The sun is rising for one of Hong Kong's most exciting new musical acts


Sunrise - comprised of teens Mandy and Moses - has already played events like the Rugby Sevens. Here's what the duo hopes to do this year

Chris Gillett |

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Cool keytar layering helps Li and Lam create their bright new sound.

Having performed at some of Hong Kong’s biggest musical events in 2019, including the Rugby Sevens and Discovery Bay’s Big Picnic, Sunrise are quickly proving themselves to be one of the city’s most exciting new acts. 

This Saturday, the electronic funk duo is set to perform at The Hub in Wan Chai as the openers for Ska Funk Nation, a special event set up by live music organiser The Underground. Also performing will be ska group The Red Stripes, funk-pop band The Funkaphones, and comedy electro hero Junk! 

Young Post spoke to the duo about their formation, and their ambitions going forward.

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“At our very first rehearsal, we started experimenting with song covers from different pop artists, and each cover became a different genre,” explains singer Mandy Li Sze-man, 17, who is a student at Jockey Club Ti-I College.  

Her musical partner, Moses Lam Park-yu, 15, adds, “Our covers are different from the originals because we don’t use the same type of the instruments, and often we will make a new arrangement with the lyrics, to make it sound more energetic, and turn it into a more electronic style.”

Mandy and Moses met through the Ti-I College Rock Band Club. Despite having very different musical influences – Mandy is a big fan of Billie Eilish, Chvrches, Beyonce and Bruno Mars, while Moses listens to EDM artists like Marshmello and Kygo, as well as alternative rock bands Foster the People, Twenty One Pilots and My Chemical Romance – the pair bonded. They soon formed a band and settled on a name. 

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“We chose Sunrise as a name because our style and sound feels really new and fresh, just like a sunrise – a new day,” says Mandy. “We also try to have a positive approach to things, and give off a lot of good energy when we perform,” she adds.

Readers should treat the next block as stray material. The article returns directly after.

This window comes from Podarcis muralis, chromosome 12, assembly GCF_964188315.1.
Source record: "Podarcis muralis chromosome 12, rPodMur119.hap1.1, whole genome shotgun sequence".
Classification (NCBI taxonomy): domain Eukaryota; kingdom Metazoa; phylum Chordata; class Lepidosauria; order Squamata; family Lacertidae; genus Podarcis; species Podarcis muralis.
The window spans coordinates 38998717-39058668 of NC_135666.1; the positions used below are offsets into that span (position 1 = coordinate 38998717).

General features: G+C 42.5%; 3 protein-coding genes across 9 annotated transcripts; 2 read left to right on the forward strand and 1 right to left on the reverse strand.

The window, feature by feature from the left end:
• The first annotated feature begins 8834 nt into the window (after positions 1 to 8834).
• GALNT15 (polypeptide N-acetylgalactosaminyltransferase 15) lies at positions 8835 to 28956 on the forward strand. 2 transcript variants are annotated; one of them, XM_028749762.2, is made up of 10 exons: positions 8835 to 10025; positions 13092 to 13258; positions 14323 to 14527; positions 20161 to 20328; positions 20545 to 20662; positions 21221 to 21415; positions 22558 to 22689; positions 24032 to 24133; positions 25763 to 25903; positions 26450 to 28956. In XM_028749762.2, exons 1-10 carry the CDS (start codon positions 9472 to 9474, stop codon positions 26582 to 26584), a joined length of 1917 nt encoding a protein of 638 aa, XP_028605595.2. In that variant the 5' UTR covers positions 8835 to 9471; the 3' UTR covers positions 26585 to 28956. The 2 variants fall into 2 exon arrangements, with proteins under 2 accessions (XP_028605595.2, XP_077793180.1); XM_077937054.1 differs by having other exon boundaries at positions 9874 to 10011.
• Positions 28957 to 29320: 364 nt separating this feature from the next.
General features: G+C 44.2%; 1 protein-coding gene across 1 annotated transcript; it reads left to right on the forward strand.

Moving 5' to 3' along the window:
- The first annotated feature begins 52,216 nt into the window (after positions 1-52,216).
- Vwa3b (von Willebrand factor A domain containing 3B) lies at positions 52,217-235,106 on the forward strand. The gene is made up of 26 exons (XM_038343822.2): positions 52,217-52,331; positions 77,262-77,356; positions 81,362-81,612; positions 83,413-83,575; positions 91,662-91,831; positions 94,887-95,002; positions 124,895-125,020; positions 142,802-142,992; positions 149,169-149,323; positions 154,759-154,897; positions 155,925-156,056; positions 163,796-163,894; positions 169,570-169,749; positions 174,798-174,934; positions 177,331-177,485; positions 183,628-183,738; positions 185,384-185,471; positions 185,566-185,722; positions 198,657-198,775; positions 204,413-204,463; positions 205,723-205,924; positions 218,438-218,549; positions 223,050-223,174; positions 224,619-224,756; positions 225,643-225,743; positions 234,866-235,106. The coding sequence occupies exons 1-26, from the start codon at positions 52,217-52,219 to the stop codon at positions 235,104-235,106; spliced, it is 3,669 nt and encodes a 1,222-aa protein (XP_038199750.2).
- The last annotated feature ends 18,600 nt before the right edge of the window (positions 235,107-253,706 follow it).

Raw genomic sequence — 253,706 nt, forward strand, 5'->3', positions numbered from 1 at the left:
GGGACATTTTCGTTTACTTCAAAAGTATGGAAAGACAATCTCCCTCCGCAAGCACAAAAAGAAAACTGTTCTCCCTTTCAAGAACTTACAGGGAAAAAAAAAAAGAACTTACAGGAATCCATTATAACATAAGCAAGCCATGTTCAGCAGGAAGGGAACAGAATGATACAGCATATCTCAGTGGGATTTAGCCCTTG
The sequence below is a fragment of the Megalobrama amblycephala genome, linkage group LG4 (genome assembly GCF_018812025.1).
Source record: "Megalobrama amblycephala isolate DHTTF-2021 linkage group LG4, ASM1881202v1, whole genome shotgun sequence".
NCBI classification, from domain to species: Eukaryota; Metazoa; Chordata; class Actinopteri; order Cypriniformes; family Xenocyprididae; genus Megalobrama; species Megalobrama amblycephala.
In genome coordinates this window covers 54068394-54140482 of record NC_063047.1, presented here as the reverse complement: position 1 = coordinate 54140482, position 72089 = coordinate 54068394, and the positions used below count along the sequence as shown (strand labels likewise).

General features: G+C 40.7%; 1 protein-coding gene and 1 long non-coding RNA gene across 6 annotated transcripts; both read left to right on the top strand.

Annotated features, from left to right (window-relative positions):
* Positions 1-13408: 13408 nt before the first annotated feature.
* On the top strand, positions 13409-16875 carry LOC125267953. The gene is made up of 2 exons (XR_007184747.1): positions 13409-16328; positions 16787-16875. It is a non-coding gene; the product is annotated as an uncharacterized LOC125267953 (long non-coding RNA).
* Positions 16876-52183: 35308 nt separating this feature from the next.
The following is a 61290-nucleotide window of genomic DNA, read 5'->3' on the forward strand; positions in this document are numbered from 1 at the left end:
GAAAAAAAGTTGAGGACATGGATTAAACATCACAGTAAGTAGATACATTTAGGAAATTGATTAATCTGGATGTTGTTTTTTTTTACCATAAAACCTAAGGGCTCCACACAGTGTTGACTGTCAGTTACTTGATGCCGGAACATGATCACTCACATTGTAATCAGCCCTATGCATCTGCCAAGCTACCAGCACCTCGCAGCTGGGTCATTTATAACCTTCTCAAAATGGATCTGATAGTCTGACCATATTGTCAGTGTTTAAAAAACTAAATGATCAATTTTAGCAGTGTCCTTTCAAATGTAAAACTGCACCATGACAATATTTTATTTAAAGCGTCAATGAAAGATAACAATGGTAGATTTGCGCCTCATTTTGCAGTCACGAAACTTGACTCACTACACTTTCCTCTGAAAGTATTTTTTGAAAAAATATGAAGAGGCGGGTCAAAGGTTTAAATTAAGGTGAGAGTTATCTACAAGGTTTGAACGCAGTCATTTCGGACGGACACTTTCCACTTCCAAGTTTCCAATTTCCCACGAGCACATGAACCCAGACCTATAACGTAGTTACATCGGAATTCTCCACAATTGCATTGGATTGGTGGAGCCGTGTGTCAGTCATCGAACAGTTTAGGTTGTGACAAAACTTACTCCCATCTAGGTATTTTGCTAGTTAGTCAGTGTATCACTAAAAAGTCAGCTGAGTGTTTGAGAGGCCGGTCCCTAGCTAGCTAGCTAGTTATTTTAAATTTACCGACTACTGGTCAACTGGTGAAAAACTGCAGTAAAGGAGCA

While Mandy is currently learning to play the piano, Moses, plays perhaps the coolest instrument of all: the keytar, a synthesiser that is played like a keyboard but held like a guitar.

Moses says he needs to do a lot of preparation ahead of a live show. 

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“I’ll produce a track before a show, recording bass guitar, other keyboard or synthesizer sounds and drums into a programme, and while performing, I’ll use my keytar and trigger these other layers to create a full band sound.” And although their set-up sounds complicated, their early gigs have all gone down a storm. 

“The Rugby Sevens and Big Picnic were fantastic shows for us to play, because we had the opportunity to show our music to so many people,” says Moses. 

Mandy adds: “We really cherished performing at those events ... and we received a lot of positive feedback, so that’s when we decided to keep going.”

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Sunrise don’t want to be known only for their genre-shifting covers, so they have started writing their own material. 

“Mandy writes a first draft of the lyrics and then she’ll send them to me. Then I make some demos, instrumentally, and then we try to fill in the lyrics to complete the song, and make any necessary changes along the way,” Moses says. 

It’s a process that Mandy is optimistic about. 

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“I feel we’ll keep exploring different styles and try even more genres so we don’t limit ourselves,” she says. 

“I think in the future there is some possibility of making some really awesome music.” 

Tickets for Funk Ska Nation are available from